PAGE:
A tax deduction is not the only reason to give
I have a great fascination for the great philanthropists in our history and the great spirit of philanthropy that permeates our culture. Did you know that Americans give more money voluntarily than the citizens of any other country? We give seven times more money to charity than the citizens of Germany for instance. Another example is the absolute tsunami of cash given to the Asian Tsunami relief effort in 2004. Americans privately gave over $2 billion and our government chipped in another $900 million. The generosity of our country is absolutely astounding. If you would like to learn more about this subject I highly recommend Albert Brooks’ book about charitable giving entitled Who Really Cares?
Why do Americans give so much?
The first reason is fairly obvious: we have been financially blessed beyond any other culture or country in history. Therefore it is incumbent upon us to share those blessings with those who need it as much as we can. Another reason is that our government reduces our tax burden in the form of IRS tax deductions when we give to non-profit organizations. The gift deduction incentives generosity.
Don’t be motivated by just the tax deduction.
It is important to remember that a tax deduction is not a right, we are not necessarily entitled to a charitable tax deduction in our country’s founding documents, but it is a wise benefit that our leaders have given to us. The result is the huge number of charitable organizations and non-profits that have sprung up in our country. Tax deduction or not, we all need to take some time to consider what we can do to use our financial blessings to help our fellow man.
Your gifts are needed now more than ever.
Thomas Paine once famously wrote, “These are times that try men’s souls.” If you happen to be an administrator at a charitable organization these days, you are certainly under pressure. The need for service to humanity is greater than ever, but the funding is drying up.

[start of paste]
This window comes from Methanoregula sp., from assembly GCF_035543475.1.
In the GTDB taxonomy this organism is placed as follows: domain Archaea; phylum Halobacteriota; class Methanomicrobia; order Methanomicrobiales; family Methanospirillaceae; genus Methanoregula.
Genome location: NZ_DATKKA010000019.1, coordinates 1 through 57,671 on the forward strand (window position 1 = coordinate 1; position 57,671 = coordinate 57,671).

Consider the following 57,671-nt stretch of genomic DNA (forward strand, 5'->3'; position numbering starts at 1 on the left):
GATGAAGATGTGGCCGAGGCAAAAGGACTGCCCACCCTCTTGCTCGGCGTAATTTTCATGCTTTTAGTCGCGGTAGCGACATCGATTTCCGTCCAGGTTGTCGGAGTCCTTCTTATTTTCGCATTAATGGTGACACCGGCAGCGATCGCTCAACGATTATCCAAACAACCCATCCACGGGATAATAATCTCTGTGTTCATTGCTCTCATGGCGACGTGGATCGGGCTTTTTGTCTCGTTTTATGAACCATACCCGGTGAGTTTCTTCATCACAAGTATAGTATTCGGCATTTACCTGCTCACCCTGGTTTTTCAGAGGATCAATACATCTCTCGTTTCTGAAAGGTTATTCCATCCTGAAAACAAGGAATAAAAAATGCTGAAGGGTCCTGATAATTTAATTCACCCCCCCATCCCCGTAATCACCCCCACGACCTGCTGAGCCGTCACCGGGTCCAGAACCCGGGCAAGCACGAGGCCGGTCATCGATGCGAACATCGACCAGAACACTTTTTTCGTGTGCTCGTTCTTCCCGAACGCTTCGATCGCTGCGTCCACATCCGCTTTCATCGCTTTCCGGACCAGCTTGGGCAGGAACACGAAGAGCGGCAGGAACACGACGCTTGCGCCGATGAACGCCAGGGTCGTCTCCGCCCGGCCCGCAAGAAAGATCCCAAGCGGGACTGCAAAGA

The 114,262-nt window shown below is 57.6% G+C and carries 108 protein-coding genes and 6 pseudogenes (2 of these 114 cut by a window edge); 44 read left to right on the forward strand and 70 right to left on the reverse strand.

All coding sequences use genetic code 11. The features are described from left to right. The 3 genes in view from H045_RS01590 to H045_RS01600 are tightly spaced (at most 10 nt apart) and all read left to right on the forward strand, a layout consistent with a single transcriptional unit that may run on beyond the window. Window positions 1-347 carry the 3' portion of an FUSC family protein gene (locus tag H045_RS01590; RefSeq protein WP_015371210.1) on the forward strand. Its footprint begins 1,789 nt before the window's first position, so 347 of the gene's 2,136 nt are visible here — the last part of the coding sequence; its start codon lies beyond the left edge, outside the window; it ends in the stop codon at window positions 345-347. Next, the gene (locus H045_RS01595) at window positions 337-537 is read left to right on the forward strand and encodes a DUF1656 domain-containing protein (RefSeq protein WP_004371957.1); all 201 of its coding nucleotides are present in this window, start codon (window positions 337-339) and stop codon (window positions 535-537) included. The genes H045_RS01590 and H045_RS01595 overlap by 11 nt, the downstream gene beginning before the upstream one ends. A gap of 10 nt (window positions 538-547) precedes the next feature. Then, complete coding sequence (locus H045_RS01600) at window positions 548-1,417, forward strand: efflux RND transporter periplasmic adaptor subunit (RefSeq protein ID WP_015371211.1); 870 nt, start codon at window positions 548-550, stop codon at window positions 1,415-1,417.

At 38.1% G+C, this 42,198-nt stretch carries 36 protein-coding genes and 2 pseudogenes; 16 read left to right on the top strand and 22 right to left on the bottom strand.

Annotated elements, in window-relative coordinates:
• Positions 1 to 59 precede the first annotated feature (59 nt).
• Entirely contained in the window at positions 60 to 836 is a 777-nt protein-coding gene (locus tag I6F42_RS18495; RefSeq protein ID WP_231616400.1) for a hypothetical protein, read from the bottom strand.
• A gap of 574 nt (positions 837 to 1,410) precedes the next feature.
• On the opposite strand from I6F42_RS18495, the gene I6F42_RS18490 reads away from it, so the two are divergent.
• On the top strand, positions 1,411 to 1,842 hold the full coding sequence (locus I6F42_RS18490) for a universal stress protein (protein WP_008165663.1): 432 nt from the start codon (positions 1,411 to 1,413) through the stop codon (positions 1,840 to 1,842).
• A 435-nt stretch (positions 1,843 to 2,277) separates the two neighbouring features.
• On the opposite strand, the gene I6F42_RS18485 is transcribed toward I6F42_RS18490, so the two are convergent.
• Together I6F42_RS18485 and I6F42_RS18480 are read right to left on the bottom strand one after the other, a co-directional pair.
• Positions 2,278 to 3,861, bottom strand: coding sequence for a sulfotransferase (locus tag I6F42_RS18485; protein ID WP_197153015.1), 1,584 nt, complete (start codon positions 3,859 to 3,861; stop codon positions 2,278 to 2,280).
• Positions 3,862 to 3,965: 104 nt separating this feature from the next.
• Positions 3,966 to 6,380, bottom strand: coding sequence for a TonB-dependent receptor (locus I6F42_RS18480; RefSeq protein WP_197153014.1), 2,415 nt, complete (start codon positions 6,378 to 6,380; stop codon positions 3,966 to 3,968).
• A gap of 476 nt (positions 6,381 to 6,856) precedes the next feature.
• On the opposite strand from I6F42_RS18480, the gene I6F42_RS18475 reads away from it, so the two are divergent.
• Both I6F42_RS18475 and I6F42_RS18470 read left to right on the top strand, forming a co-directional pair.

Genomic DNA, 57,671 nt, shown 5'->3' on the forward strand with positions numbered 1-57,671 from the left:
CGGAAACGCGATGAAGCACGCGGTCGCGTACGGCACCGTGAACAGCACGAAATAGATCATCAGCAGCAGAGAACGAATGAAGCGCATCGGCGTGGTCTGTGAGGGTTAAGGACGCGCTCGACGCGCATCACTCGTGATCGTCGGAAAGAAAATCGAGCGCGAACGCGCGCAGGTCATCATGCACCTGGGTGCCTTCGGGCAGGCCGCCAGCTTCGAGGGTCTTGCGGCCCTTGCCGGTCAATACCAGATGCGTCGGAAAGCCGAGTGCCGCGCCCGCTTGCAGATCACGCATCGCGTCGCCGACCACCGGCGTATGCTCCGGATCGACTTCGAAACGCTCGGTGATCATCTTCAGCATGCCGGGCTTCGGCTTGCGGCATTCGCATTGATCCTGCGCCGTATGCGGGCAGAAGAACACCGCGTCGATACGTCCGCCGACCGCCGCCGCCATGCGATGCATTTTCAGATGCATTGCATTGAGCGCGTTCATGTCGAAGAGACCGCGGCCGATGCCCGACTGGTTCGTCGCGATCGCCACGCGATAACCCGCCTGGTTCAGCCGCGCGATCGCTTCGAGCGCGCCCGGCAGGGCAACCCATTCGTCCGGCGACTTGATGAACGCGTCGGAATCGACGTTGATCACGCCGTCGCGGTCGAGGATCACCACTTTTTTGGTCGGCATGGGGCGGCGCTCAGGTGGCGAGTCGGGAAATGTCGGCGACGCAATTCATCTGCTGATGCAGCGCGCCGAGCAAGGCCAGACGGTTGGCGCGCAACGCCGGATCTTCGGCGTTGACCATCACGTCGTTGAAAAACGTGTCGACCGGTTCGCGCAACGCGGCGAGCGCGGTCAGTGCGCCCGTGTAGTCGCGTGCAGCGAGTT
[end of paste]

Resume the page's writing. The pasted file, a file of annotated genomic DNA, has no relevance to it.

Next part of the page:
Most charities depend on major donor gifts and many of those gifts are usually tied to some kind of investment. Some charities have the luxury of a foundation behind them, but the assets of those foundations are almost always invested in the stock market in one form or another – the same market that has lost almost 40% over the last year.
Major gifts to charities are down because of the economy and the dependence of major gifts on the market. While you and I might not be able to give a major gift of stock or annuities or bequeath an inheritance, we can all find a way to give a small gifts. Imagine the blessing for charities who were formerly dependent on large gifts were to suddenly find an upsurge of small gifts from people without great wealth.
Don’t have a favorite non-profit?
They are not hard to find. There is probably a charity within walking distance of your house that needs some help. Ask your friends and family about charities that they like. When I am considering a gift to a non-profit, I always check out my chosen charity at Charity Navigator. The list of charities on this site is almost exhaustive. You can find almost every charitable organization in the United States and they are all rated on several different levels. You can see what percentage of your money actually helps the recipients. You can find out CEO compensation and even leave a comment of your own about a particular charity.
Let me suggest some charities to you that I have impressed me. Part of the reason that I hope to gather my money “little by little” over my lifetime is so that I am someday in a position to help one or more organizations like St. Jude’s Children’s Hospital which exists “to find cures for children with cancer and other catastrophic diseases through research and treatment”. Another organization that I support is Samaritan’s Purse, one of the foremost disaster relief organizations in the world.
So how about you? What organizations do you like? Is there a local charity that you admire? Maybe you work in a non-profit and you could share some information about giving levels over the past few months.
Photo by: HowardLake